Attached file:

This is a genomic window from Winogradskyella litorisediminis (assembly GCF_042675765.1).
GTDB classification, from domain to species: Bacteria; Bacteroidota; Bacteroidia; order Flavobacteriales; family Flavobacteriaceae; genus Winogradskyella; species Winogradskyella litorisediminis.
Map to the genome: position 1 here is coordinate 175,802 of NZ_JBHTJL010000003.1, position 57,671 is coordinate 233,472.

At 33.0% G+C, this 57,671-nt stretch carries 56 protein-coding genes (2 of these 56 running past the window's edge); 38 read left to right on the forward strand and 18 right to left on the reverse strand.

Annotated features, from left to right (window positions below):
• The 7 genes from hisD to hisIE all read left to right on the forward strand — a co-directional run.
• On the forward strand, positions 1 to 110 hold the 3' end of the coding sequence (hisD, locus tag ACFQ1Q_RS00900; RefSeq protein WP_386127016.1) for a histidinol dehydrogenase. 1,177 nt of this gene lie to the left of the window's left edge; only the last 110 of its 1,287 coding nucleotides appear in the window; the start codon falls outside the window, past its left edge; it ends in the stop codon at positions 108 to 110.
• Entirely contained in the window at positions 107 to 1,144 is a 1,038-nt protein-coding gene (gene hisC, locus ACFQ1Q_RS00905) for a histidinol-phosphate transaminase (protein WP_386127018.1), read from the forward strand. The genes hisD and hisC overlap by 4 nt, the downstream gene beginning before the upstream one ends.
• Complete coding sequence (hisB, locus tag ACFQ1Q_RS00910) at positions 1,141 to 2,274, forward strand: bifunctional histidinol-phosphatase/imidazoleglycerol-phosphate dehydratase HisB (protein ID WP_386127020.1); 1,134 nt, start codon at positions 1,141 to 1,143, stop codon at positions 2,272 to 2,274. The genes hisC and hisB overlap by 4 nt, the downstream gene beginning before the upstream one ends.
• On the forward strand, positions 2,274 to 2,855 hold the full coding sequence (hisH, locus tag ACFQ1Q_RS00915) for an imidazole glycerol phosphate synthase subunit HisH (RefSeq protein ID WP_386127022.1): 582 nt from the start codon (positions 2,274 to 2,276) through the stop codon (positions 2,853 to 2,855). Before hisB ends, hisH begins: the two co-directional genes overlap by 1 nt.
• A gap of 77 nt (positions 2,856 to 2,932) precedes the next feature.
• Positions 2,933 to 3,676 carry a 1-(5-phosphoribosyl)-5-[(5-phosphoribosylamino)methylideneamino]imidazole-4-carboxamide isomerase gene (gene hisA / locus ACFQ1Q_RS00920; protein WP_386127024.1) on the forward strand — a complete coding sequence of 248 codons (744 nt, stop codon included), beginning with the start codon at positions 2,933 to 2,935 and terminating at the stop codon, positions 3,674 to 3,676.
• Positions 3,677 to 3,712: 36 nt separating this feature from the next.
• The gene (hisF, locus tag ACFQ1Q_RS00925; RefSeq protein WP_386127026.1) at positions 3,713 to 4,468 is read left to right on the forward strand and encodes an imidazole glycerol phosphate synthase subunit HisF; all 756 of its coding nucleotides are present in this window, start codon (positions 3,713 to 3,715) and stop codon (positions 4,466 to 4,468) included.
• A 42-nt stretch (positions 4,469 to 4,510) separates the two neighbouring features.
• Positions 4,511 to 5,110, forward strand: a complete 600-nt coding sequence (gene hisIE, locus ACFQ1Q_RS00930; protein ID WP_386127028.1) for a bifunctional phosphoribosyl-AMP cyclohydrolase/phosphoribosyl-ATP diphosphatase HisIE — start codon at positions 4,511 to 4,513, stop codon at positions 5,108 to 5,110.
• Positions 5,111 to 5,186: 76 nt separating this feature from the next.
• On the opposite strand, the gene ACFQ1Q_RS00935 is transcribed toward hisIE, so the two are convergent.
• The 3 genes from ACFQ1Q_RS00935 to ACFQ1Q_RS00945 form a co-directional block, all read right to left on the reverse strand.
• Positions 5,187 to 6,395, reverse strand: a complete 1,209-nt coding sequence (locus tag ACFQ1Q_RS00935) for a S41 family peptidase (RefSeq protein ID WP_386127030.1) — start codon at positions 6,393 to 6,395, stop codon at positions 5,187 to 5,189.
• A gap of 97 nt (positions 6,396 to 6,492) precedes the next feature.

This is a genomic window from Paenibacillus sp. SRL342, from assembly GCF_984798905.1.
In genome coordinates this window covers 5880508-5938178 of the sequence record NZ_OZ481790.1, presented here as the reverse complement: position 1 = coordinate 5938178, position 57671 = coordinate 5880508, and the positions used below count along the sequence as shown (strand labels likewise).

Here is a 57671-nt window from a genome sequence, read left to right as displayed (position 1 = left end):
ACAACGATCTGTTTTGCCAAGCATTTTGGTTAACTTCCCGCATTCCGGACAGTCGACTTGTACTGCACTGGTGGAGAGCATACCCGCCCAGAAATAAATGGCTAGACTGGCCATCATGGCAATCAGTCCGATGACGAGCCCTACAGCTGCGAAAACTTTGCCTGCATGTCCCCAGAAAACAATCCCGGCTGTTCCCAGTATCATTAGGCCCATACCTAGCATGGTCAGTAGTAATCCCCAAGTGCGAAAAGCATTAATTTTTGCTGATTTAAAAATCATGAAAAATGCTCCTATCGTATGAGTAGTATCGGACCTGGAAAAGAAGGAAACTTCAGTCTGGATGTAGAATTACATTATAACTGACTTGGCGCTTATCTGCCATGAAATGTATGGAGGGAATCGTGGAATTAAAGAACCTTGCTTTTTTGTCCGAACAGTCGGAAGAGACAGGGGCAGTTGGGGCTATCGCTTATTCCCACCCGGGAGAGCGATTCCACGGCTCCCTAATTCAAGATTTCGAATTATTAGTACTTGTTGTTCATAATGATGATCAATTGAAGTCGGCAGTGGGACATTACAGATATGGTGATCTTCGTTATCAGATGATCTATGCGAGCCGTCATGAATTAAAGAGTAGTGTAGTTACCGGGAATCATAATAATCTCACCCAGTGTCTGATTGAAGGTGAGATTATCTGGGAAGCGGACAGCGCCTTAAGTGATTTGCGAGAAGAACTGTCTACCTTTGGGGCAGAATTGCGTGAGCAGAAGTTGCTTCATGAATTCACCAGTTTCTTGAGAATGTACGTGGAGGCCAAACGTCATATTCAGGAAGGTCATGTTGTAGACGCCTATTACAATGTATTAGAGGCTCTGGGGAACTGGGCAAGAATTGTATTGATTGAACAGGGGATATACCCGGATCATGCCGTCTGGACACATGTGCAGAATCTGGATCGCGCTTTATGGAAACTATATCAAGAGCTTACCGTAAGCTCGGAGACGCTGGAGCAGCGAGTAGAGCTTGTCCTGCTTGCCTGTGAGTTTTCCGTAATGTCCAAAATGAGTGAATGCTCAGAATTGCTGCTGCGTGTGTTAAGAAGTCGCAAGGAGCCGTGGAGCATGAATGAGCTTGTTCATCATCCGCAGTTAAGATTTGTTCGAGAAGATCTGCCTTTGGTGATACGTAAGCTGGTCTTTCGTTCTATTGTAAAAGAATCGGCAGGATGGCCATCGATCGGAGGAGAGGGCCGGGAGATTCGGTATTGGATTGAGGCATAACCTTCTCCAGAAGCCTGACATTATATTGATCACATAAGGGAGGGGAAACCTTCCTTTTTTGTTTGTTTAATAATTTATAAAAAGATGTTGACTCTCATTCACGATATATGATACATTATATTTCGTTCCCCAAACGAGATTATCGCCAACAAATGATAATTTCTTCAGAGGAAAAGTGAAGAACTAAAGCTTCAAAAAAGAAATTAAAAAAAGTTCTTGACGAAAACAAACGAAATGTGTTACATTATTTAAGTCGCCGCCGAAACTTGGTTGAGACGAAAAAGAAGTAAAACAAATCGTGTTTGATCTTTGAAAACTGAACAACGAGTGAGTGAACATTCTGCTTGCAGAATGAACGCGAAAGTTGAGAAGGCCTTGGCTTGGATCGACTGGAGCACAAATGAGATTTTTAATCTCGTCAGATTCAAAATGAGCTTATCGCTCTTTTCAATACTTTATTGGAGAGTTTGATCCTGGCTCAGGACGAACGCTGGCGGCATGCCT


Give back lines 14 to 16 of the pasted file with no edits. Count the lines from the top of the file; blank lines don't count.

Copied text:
• The gene (hisF, locus tag ACFQ1Q_RS00925; RefSeq protein WP_386127026.1) at positions 3,713 to 4,468 is read left to right on the forward strand and encodes an imidazole glycerol phosphate synthase subunit HisF; all 756 of its coding nucleotides are present in this window, start codon (positions 3,713 to 3,715) and stop codon (positions 4,466 to 4,468) included.
• A 42-nt stretch (positions 4,469 to 4,510) separates the two neighbouring features.
• Positions 4,511 to 5,110, forward strand: a complete 600-nt coding sequence (gene hisIE, locus ACFQ1Q_RS00930; protein ID WP_386127028.1) for a bifunctional phosphoribosyl-AMP cyclohydrolase/phosphoribosyl-ATP diphosphatase HisIE — start codon at positions 4,511 to 4,513, stop codon at positions 5,108 to 5,110.